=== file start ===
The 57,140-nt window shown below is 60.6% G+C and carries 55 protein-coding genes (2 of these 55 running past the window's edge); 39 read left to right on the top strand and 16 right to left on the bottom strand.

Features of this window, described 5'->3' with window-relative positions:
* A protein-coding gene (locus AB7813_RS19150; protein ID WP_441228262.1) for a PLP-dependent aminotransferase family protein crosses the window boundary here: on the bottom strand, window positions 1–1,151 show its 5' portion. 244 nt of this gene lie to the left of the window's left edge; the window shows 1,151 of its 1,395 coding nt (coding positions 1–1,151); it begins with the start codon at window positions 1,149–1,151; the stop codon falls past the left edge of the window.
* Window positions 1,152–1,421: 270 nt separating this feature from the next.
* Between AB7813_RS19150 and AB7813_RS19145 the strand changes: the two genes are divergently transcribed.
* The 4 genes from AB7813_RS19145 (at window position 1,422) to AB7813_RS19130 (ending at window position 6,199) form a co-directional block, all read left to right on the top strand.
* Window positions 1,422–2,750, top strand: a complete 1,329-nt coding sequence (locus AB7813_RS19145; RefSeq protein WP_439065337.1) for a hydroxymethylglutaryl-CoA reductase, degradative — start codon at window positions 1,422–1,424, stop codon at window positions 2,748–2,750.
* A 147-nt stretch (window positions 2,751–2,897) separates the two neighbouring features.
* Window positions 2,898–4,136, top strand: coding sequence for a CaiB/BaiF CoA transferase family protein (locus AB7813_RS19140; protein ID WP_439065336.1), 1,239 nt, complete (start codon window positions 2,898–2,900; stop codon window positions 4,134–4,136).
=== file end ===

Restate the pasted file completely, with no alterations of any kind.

The 57,140-nt window shown below is 60.6% G+C and carries 55 protein-coding genes (2 of these 55 running past the window's edge); 39 read left to right on the top strand and 16 right to left on the bottom strand.

Features of this window, described 5'->3' with window-relative positions:
* A protein-coding gene (locus AB7813_RS19150; protein ID WP_441228262.1) for a PLP-dependent aminotransferase family protein crosses the window boundary here: on the bottom strand, window positions 1–1,151 show its 5' portion. 244 nt of this gene lie to the left of the window's left edge; the window shows 1,151 of its 1,395 coding nt (coding positions 1–1,151); it begins with the start codon at window positions 1,149–1,151; the stop codon falls past the left edge of the window.
* Window positions 1,152–1,421: 270 nt separating this feature from the next.
* Between AB7813_RS19150 and AB7813_RS19145 the strand changes: the two genes are divergently transcribed.
* The 4 genes from AB7813_RS19145 (at window position 1,422) to AB7813_RS19130 (ending at window position 6,199) form a co-directional block, all read left to right on the top strand.
* Window positions 1,422–2,750, top strand: a complete 1,329-nt coding sequence (locus AB7813_RS19145; RefSeq protein WP_439065337.1) for a hydroxymethylglutaryl-CoA reductase, degradative — start codon at window positions 1,422–1,424, stop codon at window positions 2,748–2,750.
* A 147-nt stretch (window positions 2,751–2,897) separates the two neighbouring features.
* Window positions 2,898–4,136, top strand: coding sequence for a CaiB/BaiF CoA transferase family protein (locus AB7813_RS19140; protein ID WP_439065336.1), 1,239 nt, complete (start codon window positions 2,898–2,900; stop codon window positions 4,134–4,136).